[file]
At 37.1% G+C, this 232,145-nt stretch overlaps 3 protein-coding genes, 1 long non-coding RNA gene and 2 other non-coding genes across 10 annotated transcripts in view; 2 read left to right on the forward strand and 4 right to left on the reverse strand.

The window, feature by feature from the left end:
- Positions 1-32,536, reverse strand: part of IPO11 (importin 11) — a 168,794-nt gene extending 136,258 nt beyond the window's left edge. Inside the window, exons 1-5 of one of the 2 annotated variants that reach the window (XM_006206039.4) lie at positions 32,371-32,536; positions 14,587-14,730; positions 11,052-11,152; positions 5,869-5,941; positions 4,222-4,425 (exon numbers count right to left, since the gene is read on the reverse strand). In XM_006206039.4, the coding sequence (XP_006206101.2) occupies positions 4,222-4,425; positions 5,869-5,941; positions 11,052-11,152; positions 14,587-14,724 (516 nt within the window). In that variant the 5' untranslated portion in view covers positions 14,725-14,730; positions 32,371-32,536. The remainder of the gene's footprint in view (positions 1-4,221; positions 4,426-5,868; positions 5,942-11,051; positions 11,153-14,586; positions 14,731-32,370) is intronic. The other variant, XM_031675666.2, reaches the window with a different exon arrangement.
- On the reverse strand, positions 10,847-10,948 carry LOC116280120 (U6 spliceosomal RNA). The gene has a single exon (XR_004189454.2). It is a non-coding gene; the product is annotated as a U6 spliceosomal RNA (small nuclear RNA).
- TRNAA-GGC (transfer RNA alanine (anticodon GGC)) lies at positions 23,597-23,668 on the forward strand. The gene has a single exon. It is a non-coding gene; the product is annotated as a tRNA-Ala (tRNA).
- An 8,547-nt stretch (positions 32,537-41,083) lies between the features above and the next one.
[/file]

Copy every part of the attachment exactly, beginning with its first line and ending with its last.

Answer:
At 37.1% G+C, this 232,145-nt stretch overlaps 3 protein-coding genes, 1 long non-coding RNA gene and 2 other non-coding genes across 10 annotated transcripts in view; 2 read left to right on the forward strand and 4 right to left on the reverse strand.

The window, feature by feature from the left end:
- Positions 1-32,536, reverse strand: part of IPO11 (importin 11) — a 168,794-nt gene extending 136,258 nt beyond the window's left edge. Inside the window, exons 1-5 of one of the 2 annotated variants that reach the window (XM_006206039.4) lie at positions 32,371-32,536; positions 14,587-14,730; positions 11,052-11,152; positions 5,869-5,941; positions 4,222-4,425 (exon numbers count right to left, since the gene is read on the reverse strand). In XM_006206039.4, the coding sequence (XP_006206101.2) occupies positions 4,222-4,425; positions 5,869-5,941; positions 11,052-11,152; positions 14,587-14,724 (516 nt within the window). In that variant the 5' untranslated portion in view covers positions 14,725-14,730; positions 32,371-32,536. The remainder of the gene's footprint in view (positions 1-4,221; positions 4,426-5,868; positions 5,942-11,051; positions 11,153-14,586; positions 14,731-32,370) is intronic. The other variant, XM_031675666.2, reaches the window with a different exon arrangement.
- On the reverse strand, positions 10,847-10,948 carry LOC116280120 (U6 spliceosomal RNA). The gene has a single exon (XR_004189454.2). It is a non-coding gene; the product is annotated as a U6 spliceosomal RNA (small nuclear RNA).
- TRNAA-GGC (transfer RNA alanine (anticodon GGC)) lies at positions 23,597-23,668 on the forward strand. The gene has a single exon. It is a non-coding gene; the product is annotated as a tRNA-Ala (tRNA).
- An 8,547-nt stretch (positions 32,537-41,083) lies between the features above and the next one.